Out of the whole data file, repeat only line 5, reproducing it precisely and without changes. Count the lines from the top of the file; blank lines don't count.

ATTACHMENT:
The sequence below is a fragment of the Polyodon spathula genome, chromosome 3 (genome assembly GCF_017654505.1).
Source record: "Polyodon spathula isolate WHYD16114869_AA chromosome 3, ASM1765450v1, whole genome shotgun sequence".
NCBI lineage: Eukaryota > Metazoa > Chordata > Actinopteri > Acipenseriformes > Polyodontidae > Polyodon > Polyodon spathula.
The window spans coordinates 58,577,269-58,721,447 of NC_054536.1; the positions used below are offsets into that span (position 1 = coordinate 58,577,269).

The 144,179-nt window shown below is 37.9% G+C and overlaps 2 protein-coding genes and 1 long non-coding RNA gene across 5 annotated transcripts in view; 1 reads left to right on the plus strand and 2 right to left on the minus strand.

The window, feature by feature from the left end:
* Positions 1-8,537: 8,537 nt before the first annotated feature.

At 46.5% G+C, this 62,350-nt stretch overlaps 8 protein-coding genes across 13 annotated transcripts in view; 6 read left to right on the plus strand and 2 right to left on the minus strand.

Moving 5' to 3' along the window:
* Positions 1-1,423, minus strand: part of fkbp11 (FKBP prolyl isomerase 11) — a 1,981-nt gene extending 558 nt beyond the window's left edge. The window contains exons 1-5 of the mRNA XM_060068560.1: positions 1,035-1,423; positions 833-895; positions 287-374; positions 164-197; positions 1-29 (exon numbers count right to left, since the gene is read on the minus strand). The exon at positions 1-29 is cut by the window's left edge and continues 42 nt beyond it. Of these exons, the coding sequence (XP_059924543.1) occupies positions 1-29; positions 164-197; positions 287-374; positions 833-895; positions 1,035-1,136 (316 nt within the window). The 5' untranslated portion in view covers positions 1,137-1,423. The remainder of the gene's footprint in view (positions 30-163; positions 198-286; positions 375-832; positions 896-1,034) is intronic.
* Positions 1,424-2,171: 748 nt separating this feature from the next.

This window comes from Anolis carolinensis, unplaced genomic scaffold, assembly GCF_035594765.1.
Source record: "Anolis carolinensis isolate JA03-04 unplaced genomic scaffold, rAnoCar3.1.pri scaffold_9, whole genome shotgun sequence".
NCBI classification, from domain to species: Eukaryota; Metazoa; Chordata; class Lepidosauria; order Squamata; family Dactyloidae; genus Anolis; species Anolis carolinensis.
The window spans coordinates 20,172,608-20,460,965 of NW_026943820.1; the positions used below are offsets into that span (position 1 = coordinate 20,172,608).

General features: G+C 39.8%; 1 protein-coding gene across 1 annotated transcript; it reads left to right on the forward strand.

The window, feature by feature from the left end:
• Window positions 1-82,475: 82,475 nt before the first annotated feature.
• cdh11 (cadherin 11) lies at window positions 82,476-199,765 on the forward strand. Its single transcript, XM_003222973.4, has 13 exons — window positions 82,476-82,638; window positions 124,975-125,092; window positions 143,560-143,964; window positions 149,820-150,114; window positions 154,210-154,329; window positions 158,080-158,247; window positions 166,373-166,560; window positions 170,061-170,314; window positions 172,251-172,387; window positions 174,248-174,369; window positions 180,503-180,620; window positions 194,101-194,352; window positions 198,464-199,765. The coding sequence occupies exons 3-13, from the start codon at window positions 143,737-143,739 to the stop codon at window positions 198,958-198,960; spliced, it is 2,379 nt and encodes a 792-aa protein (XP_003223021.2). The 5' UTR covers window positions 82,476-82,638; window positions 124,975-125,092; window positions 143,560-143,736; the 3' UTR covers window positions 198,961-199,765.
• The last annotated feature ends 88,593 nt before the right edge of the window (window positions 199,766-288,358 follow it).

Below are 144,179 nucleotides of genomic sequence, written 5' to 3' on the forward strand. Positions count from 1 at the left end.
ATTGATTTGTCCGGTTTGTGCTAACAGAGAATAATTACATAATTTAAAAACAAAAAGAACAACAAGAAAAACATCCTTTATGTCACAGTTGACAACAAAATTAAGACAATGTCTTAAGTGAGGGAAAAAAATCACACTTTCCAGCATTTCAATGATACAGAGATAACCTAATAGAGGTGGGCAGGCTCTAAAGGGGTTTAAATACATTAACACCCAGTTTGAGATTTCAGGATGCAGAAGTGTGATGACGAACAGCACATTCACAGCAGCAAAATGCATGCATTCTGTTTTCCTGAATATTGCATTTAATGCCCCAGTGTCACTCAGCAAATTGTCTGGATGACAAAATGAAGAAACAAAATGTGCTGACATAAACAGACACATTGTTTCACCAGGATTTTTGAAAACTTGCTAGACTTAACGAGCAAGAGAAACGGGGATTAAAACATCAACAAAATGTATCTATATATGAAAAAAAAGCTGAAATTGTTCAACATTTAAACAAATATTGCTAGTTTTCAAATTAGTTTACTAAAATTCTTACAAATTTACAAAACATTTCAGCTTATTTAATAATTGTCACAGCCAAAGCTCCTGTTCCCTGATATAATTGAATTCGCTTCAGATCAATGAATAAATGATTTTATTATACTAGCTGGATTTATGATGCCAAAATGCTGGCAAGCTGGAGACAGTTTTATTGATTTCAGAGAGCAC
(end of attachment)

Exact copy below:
The 144,179-nt window shown below is 37.9% G+C and overlaps 2 protein-coding genes and 1 long non-coding RNA gene across 5 annotated transcripts in view; 1 reads left to right on the plus strand and 2 right to left on the minus strand.